Just to confirm, this theory has also been confirmed in humans. Using 20 men, Lieberman et al. (1985) administered single oral doses of tryptophan (50 mg/kg) and tyrosine (100 mg/kg) in a double-blind, crossover study. Tryptophan increased subjective fatigue and decreased self-ratings of vigour and alertness, but did not impair performance on any of the tests. Tyrosine produced no effects in our young population compared with placebo, but did decrease reaction time relative to tryptophan. The authors concluded that tryptophan has significant sedative-like properties, but unlike other sedatives may not impair performance in a series of cognitive tests. Now being critical, it’s extremely unlikely – probably impossible in fact – you’d ever consume 50 mg/kg tryptophan in a single dose from a dietary source, thus wouldn’t necessarily have to worry about the negative mental effects of tryptophan consumption.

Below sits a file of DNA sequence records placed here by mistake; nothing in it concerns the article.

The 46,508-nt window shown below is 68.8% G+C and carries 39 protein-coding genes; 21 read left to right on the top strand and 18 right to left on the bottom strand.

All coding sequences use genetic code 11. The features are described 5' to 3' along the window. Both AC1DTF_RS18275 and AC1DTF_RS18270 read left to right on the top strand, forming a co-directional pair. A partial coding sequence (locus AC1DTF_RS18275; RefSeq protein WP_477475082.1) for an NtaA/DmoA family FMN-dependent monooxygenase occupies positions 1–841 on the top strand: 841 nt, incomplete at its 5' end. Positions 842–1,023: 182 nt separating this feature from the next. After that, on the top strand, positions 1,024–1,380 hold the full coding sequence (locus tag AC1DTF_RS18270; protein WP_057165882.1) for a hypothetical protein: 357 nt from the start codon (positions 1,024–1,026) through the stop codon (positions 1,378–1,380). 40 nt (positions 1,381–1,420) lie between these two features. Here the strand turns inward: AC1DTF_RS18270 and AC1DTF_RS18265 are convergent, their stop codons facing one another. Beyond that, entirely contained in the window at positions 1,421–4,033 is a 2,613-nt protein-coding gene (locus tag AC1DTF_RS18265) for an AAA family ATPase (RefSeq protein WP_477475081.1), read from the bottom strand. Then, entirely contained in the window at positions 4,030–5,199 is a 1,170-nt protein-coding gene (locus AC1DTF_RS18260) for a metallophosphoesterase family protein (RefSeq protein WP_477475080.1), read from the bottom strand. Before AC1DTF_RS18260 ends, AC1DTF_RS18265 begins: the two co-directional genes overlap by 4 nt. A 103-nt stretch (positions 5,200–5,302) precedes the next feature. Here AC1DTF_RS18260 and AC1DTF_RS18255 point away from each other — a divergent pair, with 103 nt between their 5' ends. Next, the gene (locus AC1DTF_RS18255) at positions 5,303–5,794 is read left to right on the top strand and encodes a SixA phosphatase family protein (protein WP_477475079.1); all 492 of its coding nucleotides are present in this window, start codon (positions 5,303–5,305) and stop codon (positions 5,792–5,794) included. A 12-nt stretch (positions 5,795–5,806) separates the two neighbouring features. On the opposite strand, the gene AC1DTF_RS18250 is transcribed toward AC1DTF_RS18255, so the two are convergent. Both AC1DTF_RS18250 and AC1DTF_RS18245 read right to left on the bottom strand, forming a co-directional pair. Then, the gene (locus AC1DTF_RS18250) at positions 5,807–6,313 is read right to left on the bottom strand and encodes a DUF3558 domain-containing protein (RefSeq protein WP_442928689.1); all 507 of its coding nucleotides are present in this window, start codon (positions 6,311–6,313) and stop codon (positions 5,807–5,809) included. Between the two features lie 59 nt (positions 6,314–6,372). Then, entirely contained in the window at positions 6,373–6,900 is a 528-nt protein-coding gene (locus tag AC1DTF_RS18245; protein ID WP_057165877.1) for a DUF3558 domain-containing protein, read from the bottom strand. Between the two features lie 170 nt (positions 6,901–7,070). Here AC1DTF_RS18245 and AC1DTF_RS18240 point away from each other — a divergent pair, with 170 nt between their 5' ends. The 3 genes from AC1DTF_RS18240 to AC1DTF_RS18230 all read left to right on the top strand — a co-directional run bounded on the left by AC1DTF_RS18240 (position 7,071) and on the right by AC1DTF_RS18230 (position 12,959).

charles_poliquin_on_food_15931_7So Poliquin, who strongly advocates the avoidance of carbohydrate at breakfast time has no science to back up such claims. The truth is the brain neurotransmitters are influenced by the ratio of free tryptophan to large neutral BCAA’s (Fischer et al. 2002), so a mixed meal that will maintain a balance in that ratio is adequate. Further an increase in the ratio of free tryptophan to large neutral amino acids following a high-carbohydrate meal is reversible through the addition of a protein to that meal.